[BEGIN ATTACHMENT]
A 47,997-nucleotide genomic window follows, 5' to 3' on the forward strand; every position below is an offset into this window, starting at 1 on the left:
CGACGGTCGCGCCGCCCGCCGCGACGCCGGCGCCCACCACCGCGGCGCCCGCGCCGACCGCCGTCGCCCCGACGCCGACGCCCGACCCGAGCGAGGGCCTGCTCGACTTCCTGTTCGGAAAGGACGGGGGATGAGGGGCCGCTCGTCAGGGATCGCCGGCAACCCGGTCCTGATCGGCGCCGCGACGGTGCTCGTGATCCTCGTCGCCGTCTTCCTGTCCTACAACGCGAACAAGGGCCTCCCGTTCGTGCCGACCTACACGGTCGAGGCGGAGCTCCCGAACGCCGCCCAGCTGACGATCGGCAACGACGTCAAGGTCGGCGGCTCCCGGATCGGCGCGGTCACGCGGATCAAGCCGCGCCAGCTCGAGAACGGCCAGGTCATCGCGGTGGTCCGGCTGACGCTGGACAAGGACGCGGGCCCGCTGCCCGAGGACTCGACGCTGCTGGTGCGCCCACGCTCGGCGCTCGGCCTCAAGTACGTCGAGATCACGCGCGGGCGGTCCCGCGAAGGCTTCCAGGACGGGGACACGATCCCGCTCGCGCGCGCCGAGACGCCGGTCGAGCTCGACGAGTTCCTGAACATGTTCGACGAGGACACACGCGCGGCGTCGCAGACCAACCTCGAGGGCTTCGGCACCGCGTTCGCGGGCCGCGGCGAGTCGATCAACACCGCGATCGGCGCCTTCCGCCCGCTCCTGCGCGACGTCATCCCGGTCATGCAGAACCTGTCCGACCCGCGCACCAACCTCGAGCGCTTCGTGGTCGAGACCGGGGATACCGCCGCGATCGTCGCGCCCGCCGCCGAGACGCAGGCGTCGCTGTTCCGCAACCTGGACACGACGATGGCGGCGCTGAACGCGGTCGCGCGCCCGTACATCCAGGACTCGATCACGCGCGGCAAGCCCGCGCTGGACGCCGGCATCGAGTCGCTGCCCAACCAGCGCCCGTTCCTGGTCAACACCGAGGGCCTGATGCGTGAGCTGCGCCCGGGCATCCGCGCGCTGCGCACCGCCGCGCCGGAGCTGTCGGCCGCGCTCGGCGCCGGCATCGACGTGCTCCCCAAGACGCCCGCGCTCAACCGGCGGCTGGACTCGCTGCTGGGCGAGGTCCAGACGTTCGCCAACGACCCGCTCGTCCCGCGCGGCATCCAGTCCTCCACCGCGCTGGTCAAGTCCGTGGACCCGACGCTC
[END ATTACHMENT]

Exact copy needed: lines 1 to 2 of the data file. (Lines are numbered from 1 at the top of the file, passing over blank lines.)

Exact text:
A 47,997-nucleotide genomic window follows, 5' to 3' on the forward strand; every position below is an offset into this window, starting at 1 on the left:
CGACGGTCGCGCCGCCCGCCGCGACGCCGGCGCCCACCACCGCGGCGCCCGCGCCGACCGCCGTCGCCCCGACGCCGACGCCCGACCCGAGCGAGGGCCTGCTCGACTTCCTGTTCGGAAAGGACGGGGGATGAGGGGCCGCTCGTCAGGGATCGCCGGCAACCCGGTCCTGATCGGCGCCGCGACGGTGCTCGTGATCCTCGTCGCCGTCTTCCTGTCCTACAACGCGAACAAGGGCCTCCCGTTCGTGCCGACCTACACGGTCGAGGCGGAGCTCCCGAACGCCGCCCAGCTGACGATCGGCAACGACGTCAAGGTCGGCGGCTCCCGGATCGGCGCGGTCACGCGGATCAAGCCGCGCCAGCTCGAGAACGGCCAGGTCATCGCGGTGGTCCGGCTGACGCTGGACAAGGACGCGGGCCCGCTGCCCGAGGACTCGACGCTGCTGGTGCGCCCACGCTCGGCGCTCGGCCTCAAGTACGTCGAGATCACGCGCGGGCGGTCCCGCGAAGGCTTCCAGGACGGGGACACGATCCCGCTCGCGCGCGCCGAGACGCCGGTCGAGCTCGACGAGTTCCTGAACATGTTCGACGAGGACACACGCGCGGCGTCGCAGACCAACCTCGAGGGCTTCGGCACCGCGTTCGCGGGCCGCGGCGAGTCGATCAACACCGCGATCGGCGCCTTCCGCCCGCTCCTGCGCGACGTCATCCCGGTCATGCAGAACCTGTCCGACCCGCGCACCAACCTCGAGCGCTTCGTGGTCGAGACCGGGGATACCGCCGCGATCGTCGCGCCCGCCGCCGAGACGCAGGCGTCGCTGTTCCGCAACCTGGACACGACGATGGCGGCGCTGAACGCGGTCGCGCGCCCGTACATCCAGGACTCGATCACGCGCGGCAAGCCCGCGCTGGACGCCGGCATCGAGTCGCTGCCCAACCAGCGCCCGTTCCTGGTCAACACCGAGGGCCTGATGCGTGAGCTGCGCCCGGGCATCCGCGCGCTGCGCACCGCCGCGCCGGAGCTGTCGGCCGCGCTCGGCGCCGGCATCGACGTGCTCCCCAAGACGCCCGCGCTCAACCGGCGGCTGGACTCGCTGCTGGGCGAGGTCCAGACGTTCGCCAACGACCCGCTCGTCCCGCGCGGCATCCAGTCCTCCACCGCGCTGGTCAAGTCCGTGGACCCGACGCTC